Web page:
Still, I was also grateful for the recent, completely uninterrupted viewing of Dark Waters
. I was about two-thirds of the way through the film when I realized that I hadn't paused it even once. It was one of those rare moments when neither my wife nor I was hungry or thirsty, when we didn't need to visit the bathroom, when the dog was walked and fed, when our phones didn't ring. So we were able to simply sit back and enjoy the movie, in much the way that the film's original audiences would have done in 1944.
I enjoyed having that connection to audiences of 70 years ago, and I enjoyed being able to see this very good film in approximately the way in which it was intended to be seen (albeit on a much smaller screen). The one and only other time I'd seen this movie was back in that same college classroom, when it was projected from a 16mm print. So I'm two for two with regard to uninterrupted showings of Dark Waters
Most of the uninterrupted screenings that we experience take place, of course, in movie theaters, where someone else is running the projector. Doomsayers have for years argued that the home-video and digital revolutions will kill the movie theater, but I don't think so. Theatrical moviegoing offers two valuable experiences: The first is communal viewing (the canonical explanation here is that comedies are funnier when you see them in a packed theater), and the second is the unpausable nature of the screenings. In a way, there's more at stake
in a theatrical screening because
it can't or won't be paused. Get up for popcorn, and you are guaranteed to miss at least a bit of the film. (I have a strict "no getting up" policy for myself. Once I sit in a movie-theater seat, I'm there until the credits stop rolling.)
As it happens, Dark Waters
benefits from an unpaused screening. The film is about a young woman who survives an ocean-liner disaster that claims the lives of her parents. Understandably shaken by the trauma, Leslie (Merle Oberon
) goes to the Louisiana estate of the aunt and uncle she's never met; there, she hopes to rest and recuperate in the loving company of family. But her bayou visit soon becomes anything but restful. A team of devious criminals, having read of Leslie's dilemma, have killed her actual relatives and assumed their personae; in that guise, their plan is to drive the already-fragile woman to suicide so that they can collect her sizable inheritance.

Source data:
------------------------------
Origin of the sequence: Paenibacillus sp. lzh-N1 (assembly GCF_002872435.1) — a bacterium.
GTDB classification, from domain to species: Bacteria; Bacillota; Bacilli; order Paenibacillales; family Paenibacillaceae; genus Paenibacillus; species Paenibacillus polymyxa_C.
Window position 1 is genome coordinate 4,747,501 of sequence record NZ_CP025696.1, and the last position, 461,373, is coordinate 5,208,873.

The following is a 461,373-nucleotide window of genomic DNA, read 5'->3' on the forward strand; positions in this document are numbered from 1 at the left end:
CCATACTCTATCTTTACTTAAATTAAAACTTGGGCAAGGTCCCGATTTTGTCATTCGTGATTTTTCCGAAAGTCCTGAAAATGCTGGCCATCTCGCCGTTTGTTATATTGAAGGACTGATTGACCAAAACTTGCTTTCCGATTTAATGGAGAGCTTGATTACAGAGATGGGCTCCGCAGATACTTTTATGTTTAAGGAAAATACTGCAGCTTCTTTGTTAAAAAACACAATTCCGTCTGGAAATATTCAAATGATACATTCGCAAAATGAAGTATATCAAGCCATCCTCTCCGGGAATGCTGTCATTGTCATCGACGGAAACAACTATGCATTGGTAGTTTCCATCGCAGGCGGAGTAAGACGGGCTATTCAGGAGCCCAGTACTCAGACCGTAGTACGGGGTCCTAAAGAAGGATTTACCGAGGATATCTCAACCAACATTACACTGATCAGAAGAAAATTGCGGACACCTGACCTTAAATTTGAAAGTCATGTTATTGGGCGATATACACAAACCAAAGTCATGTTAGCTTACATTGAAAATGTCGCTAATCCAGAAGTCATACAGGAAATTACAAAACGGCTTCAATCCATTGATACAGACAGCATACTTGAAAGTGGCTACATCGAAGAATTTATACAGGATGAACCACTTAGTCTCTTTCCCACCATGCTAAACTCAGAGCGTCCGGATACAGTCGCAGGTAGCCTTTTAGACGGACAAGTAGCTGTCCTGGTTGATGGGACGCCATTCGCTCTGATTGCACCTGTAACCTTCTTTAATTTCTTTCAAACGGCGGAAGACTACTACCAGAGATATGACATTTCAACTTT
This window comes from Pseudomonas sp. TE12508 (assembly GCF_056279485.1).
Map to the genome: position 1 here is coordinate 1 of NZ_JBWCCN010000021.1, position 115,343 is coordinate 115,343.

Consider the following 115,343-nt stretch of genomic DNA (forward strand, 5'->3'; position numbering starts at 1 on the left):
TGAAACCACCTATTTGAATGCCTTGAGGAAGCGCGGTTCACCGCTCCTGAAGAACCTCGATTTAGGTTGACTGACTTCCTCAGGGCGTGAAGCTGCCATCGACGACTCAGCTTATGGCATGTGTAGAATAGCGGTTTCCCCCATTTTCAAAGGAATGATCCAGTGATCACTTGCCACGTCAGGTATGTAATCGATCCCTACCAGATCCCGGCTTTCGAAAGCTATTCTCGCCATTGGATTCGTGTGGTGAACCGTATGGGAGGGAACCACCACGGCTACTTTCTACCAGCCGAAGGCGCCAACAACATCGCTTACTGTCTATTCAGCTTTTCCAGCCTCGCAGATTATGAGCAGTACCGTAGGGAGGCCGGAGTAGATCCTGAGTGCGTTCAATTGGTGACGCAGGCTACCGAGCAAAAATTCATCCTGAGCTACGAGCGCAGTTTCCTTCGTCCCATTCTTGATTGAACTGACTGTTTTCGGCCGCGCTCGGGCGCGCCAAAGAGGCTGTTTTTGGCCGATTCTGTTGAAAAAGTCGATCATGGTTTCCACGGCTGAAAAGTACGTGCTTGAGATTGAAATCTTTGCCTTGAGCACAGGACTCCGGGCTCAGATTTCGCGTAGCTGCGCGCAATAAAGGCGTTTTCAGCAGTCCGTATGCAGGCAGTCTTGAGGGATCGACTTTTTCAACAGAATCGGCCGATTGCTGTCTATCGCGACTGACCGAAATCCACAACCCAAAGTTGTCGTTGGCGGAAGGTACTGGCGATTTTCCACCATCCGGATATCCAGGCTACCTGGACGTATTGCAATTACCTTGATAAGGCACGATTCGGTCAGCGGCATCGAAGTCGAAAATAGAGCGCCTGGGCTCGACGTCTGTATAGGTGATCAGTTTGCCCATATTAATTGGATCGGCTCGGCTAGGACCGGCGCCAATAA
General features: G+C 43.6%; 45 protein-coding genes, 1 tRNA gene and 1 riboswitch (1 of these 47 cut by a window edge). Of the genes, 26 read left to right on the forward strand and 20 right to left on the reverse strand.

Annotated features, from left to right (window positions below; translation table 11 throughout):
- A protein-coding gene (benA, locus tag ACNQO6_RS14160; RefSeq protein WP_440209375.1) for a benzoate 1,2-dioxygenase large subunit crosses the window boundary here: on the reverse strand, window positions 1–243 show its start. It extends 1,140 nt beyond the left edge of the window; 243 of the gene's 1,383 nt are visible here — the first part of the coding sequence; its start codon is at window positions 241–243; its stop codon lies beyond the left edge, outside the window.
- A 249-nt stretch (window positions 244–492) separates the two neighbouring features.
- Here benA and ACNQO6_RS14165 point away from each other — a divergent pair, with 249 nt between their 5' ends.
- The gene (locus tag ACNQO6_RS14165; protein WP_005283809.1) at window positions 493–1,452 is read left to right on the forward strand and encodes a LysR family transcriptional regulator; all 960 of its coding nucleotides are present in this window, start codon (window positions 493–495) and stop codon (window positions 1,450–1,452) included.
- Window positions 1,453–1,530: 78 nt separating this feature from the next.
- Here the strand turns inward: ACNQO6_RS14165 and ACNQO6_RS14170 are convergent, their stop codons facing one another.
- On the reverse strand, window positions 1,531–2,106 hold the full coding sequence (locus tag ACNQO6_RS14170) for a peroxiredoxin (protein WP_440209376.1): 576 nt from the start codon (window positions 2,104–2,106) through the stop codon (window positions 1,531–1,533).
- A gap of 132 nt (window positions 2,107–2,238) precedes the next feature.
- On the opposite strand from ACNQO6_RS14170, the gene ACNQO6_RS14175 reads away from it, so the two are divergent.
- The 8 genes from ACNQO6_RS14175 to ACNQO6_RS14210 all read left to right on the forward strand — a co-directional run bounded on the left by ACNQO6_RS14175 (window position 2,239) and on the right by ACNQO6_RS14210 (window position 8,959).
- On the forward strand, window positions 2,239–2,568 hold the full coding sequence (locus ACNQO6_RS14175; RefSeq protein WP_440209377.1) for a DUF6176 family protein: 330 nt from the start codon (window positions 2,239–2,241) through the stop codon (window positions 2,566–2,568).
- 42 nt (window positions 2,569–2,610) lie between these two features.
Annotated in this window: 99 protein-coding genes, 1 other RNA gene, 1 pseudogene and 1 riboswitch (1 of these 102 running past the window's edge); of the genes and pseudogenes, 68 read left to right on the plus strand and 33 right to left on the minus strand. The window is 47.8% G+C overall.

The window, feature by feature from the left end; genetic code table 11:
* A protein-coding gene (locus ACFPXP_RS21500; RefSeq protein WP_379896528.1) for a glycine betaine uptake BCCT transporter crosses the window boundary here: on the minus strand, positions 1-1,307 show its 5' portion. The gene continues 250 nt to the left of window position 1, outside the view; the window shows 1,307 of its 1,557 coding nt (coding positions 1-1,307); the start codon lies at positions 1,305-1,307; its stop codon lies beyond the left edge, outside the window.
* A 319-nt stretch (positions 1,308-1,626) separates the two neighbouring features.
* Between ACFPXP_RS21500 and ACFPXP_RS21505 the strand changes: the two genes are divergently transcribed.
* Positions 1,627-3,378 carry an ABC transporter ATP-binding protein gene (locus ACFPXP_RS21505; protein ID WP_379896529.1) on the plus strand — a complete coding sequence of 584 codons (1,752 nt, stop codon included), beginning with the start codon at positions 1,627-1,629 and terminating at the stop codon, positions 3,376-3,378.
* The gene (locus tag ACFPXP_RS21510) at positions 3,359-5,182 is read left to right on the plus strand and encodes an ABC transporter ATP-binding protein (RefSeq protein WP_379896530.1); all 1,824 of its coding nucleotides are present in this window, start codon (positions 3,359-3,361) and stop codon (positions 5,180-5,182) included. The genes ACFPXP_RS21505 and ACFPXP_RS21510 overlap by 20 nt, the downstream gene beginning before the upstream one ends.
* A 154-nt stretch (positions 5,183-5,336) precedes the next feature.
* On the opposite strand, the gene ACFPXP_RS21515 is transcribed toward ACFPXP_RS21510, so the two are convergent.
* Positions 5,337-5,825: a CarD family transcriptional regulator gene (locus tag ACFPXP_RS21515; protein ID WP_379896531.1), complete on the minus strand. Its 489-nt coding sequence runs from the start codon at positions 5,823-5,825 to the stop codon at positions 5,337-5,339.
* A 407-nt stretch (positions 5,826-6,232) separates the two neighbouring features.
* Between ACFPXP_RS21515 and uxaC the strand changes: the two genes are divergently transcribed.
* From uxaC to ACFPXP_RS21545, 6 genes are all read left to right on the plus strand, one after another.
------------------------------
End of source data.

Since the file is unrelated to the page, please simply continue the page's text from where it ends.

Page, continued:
Thomas Mitchell (whom you might know better as "Uncle Billy" in It's a Wonderful Life) and the great Elisha Cook, Jr., in Dark Waters
It's a dark, creepy, atmospheric film that takes its time in revealing the villains' deceptive plan. In fact, for the first third of the film, the strange behaviors of the phony relatives may be easily attributed — by both Leslie and the film's viewers — to their eccentric Southern "charm." Their plan is revealed piece by piece, and is actually just a little difficult to put together at first.
This essential narrative delay is achieved, in part, by the film's real-time presentation. That is, had I paused the film at some point during its first act, the tension that de Toth so carefully creates would have been less noticeable, and less powerful. Leslie only assembles the villains' true motives over time, and so do we; the temporal unfolding of the film is essential to its central narrative arc.
Though I hardly go out on a limb in saying it, I'm certain that most films benefit from uninterrupted viewings. Most people watch films to enjoy their narratives, which have been constructed and arranged with great care. If you enjoy watching films for their stories (or, indeed, for other reasons), you'll probably get more out of them by watching them without interruptions. The next time you're sitting down to watch a film you've been looking forward to seeing, try minimizing distractions and resisting the urge to hit "pause." It might add to your enjoyment.
Family dinners are always so uncomfortable.